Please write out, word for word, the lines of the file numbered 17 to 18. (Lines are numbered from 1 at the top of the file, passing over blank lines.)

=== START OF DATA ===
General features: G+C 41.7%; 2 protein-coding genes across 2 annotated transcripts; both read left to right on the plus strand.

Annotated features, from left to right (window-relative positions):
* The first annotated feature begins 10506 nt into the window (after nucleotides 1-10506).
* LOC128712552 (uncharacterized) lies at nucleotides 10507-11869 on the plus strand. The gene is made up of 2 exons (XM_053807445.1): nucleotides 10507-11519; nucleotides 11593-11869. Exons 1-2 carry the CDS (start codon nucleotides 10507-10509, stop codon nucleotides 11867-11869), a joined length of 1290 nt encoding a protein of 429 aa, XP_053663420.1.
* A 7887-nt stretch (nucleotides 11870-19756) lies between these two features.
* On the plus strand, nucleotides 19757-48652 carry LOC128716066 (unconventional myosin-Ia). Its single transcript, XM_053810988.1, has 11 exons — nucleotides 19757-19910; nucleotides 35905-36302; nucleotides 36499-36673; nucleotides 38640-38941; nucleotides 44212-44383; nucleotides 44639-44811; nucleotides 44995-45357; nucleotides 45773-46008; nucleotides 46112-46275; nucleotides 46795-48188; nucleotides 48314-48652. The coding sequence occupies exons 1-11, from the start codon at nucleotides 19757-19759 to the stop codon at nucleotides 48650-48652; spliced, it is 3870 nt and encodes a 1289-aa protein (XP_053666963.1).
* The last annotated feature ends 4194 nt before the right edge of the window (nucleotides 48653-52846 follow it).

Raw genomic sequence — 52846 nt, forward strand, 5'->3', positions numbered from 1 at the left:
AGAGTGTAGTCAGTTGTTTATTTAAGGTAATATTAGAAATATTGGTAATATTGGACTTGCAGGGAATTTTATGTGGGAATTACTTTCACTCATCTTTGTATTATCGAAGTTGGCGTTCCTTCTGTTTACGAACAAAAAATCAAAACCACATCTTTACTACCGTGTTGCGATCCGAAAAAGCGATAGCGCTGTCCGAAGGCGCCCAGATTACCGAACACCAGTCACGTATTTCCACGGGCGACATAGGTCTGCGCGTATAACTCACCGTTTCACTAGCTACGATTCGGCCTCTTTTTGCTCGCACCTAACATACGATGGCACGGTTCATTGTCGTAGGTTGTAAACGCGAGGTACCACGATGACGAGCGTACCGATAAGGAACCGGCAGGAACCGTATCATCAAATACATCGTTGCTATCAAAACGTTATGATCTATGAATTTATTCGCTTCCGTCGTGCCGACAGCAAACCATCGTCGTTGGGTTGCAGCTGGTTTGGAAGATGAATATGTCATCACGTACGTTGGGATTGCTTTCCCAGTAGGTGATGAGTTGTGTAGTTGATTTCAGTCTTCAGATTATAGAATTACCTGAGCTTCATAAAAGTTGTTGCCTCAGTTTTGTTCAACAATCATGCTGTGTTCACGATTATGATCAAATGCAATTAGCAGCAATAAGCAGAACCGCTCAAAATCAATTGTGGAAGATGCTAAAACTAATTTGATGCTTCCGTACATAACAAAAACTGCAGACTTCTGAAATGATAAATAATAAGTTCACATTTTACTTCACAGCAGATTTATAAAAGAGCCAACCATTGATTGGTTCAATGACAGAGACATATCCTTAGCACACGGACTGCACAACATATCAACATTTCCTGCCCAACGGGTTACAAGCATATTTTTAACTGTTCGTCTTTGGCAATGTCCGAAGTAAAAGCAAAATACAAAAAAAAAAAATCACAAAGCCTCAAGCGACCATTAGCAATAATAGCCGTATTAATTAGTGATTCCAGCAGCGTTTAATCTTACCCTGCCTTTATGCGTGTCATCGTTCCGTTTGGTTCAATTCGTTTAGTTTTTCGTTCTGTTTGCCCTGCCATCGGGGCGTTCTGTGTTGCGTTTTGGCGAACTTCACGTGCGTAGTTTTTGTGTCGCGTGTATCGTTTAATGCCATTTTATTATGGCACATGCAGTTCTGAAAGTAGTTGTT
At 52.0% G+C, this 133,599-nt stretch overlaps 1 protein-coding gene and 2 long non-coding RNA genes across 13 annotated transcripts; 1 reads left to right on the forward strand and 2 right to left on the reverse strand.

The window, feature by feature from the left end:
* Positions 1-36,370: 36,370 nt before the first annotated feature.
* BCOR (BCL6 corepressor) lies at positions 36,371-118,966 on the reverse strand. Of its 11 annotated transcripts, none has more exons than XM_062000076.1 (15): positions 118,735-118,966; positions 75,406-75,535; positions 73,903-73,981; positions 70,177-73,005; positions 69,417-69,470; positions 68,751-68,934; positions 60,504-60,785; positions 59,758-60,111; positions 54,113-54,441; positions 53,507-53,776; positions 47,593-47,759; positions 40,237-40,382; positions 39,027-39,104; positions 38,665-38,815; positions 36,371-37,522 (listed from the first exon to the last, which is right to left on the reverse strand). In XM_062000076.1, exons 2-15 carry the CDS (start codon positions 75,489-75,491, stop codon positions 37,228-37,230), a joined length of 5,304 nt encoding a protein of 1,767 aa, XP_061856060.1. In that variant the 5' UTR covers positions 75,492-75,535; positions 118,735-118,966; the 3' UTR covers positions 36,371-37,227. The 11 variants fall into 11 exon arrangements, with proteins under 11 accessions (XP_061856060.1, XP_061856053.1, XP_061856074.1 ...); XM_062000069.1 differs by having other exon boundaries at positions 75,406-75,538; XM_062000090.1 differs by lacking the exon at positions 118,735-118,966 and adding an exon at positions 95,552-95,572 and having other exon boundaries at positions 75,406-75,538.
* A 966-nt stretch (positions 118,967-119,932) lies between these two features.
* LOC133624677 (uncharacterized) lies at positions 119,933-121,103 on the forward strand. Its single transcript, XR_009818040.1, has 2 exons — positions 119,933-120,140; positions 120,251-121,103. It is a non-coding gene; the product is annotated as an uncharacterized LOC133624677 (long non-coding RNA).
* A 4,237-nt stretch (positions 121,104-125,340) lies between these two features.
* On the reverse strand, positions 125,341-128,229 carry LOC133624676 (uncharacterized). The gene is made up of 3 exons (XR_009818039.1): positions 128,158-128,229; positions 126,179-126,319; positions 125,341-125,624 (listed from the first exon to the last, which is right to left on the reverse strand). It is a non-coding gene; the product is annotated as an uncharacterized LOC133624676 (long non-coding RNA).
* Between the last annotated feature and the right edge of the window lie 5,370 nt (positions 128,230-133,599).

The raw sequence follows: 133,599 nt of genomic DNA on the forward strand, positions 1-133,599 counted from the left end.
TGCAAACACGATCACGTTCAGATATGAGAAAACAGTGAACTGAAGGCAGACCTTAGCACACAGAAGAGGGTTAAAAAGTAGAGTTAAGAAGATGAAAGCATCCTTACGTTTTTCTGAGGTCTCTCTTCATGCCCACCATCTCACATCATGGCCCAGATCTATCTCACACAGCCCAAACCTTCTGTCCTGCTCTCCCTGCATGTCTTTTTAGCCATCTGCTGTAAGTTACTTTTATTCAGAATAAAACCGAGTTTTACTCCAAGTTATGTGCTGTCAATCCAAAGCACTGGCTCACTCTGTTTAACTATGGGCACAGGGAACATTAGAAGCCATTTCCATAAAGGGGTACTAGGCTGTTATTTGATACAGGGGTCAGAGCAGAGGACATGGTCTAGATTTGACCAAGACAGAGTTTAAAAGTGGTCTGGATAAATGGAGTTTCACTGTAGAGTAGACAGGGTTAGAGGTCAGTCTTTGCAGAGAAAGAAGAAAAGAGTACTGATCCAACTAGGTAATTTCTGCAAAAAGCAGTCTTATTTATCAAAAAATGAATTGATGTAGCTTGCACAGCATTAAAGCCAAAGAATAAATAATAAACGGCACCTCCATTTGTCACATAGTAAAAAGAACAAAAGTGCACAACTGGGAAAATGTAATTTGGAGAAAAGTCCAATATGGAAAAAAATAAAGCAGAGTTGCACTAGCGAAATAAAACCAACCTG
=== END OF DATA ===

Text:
* On the reverse strand, positions 125,341-128,229 carry LOC133624676 (uncharacterized). The gene is made up of 3 exons (XR_009818039.1): positions 128,158-128,229; positions 126,179-126,319; positions 125,341-125,624 (listed from the first exon to the last, which is right to left on the reverse strand). It is a non-coding gene; the product is annotated as an uncharacterized LOC133624676 (long non-coding RNA).
* Between the last annotated feature and the right edge of the window lie 5,370 nt (positions 128,230-133,599).